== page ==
Program Total Budgetary Expenditures (Main Estimates 2012–13) Planned Spending Total Authorities (available for use) 2012–13 Actual Spending (authorities used) Alignment to Government of Canada Outcomes
2012–13 2013–14 2014–15 2012–13 2011–12 2010–11
Strategic policy analysis, planning and development 1.8 1.8 2.1 2.2 1.9 2.1 2.0 2.0 Government Affairs:

A transparent, accountable, and responsive federal government

http://www.tbs-sct.gc.ca/ppg-cpr/descript-eng.aspx#bm04
Women's participation in Canadian society 24.2 24.2 24.3 24.3 24.4 22.5* 21.6 22.7 Economic Affairs:

Income security and employment for Canadians

http://www.tbs-sct.gc.ca/ppg-cpr/descript-eng.aspx#bm01
Strategic Outcome 1
Sub-Total
26.0 26.0 26.4 26.5 26.3 24.6 23.6 24.7  

*Amount does not include expenditures reported under Internal Services


The Performance Summary Table for Internal Services provides financial information, in millions, for Internal Services only: total budgetary expenditures for 2012-13, planned spending for 2012-13, 2013-14 and 2014-15, total authorities available for 2012-13 as well as actual spending (authorities used) for 2012-13, 2011-12 and 2010-11.  

Performance Summary Table for Internal Services ($ millions)
Program Total Budgetary Expenditures(Main Estimates 2012–13) Planned Spending Total Authorities (available for use)
2012–13
Actual Spending
(authorities used)
2012–13 2013–14 2014–15 2012–13 2011–12 2010–11
Internal Services 3.4 3.4 3.2 3.2 4.3 5.1 5.8 5.5
Sub-Total 3.4 3.4 3.2 3.2 4.3 5.1 5.8 5.5

The Total Performance Summary Table provides financial information for the entire agency, i.e. the total for the two programs and the total for Internal Services. The information is presented as follows:  total budgetary expenditures for 2012-13, planned spending for 2012-13, 2013-14 and 2014-15. total Authorities (available for use) for 2012-13 and actual spending (authorities used) for 2012-13, 2011-12 and 2010-11.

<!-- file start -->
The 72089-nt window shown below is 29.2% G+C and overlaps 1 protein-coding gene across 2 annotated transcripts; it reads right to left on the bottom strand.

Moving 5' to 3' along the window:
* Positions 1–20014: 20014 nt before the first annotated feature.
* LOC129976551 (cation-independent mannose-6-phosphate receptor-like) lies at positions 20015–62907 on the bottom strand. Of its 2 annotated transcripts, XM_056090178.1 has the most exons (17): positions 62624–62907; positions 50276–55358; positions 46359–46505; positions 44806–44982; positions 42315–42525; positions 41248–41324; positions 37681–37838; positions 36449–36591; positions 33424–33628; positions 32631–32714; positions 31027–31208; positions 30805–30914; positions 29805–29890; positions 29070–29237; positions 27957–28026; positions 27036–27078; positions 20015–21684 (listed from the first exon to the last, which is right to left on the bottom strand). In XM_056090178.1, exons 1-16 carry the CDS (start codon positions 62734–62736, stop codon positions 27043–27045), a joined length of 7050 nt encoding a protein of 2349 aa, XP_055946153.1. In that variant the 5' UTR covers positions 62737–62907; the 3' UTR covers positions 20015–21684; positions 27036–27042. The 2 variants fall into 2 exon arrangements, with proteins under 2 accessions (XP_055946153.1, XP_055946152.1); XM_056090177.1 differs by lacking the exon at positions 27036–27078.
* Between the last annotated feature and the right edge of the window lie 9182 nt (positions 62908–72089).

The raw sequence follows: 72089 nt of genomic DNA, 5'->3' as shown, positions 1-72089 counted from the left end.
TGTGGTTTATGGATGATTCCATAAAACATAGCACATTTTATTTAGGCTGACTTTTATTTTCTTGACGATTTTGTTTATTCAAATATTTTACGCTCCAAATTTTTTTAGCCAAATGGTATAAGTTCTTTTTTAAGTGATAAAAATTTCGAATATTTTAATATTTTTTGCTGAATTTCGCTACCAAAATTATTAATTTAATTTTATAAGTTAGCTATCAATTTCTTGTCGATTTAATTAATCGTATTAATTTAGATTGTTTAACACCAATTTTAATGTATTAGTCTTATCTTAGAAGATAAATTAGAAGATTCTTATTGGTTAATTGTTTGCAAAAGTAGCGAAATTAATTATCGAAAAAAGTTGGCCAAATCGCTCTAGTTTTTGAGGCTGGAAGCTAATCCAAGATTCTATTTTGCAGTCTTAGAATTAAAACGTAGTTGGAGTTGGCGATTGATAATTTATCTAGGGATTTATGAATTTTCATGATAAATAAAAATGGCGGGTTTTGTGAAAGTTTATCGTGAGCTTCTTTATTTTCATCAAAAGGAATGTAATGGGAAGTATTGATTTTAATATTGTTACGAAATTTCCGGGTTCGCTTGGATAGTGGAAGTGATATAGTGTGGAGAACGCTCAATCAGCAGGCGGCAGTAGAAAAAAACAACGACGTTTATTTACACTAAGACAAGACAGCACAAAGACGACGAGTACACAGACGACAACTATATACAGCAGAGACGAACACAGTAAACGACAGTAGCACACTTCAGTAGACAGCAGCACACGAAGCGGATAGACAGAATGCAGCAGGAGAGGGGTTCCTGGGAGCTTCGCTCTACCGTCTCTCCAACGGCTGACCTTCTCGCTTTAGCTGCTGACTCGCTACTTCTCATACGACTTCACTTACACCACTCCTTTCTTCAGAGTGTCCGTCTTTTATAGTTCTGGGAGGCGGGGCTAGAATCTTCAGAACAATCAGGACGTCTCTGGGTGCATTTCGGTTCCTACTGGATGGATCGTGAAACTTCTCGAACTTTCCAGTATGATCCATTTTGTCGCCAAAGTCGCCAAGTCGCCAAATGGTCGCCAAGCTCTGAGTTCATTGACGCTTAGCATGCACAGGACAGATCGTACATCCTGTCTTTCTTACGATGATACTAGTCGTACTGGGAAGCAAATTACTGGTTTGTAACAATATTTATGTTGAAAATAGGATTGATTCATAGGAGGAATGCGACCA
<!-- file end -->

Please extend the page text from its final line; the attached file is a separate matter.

Total Performance Summary Table ($ millions)
Strategic Outcome and Internal Services Total Budgetary Expenditures
(Main Estimates 2012–13)
Planned Spending Total Authorities
(available for use)
2012–13
Actual Spending (authorities used)
2012–13 2013–14 2014–15 2012–13 2011–12 2010–11
  29.4 29.4 29.6 29.7 30.6 29.7 29.4 30.2
Total 29.4 29.4 29.6 29.7 30.6 29.7 29.4 30.2

In 2012-13, the Total Authorities allocated to SWC by Parliament were $30.6 million. Of this amount, $29.4 million was received through the Main Estimates and $1.2 million was received through Supplementary Estimates. SWC received funds from the Advertising Fund, a transfer from the Department of Justice Canada to partner in funding a contribution project and various transfers from Treasury Board Secretariat Central Votes for the carry-forward of the previous operating budget and the reimbursement for eligible pay list expenditures related to severance pay and parental benefits.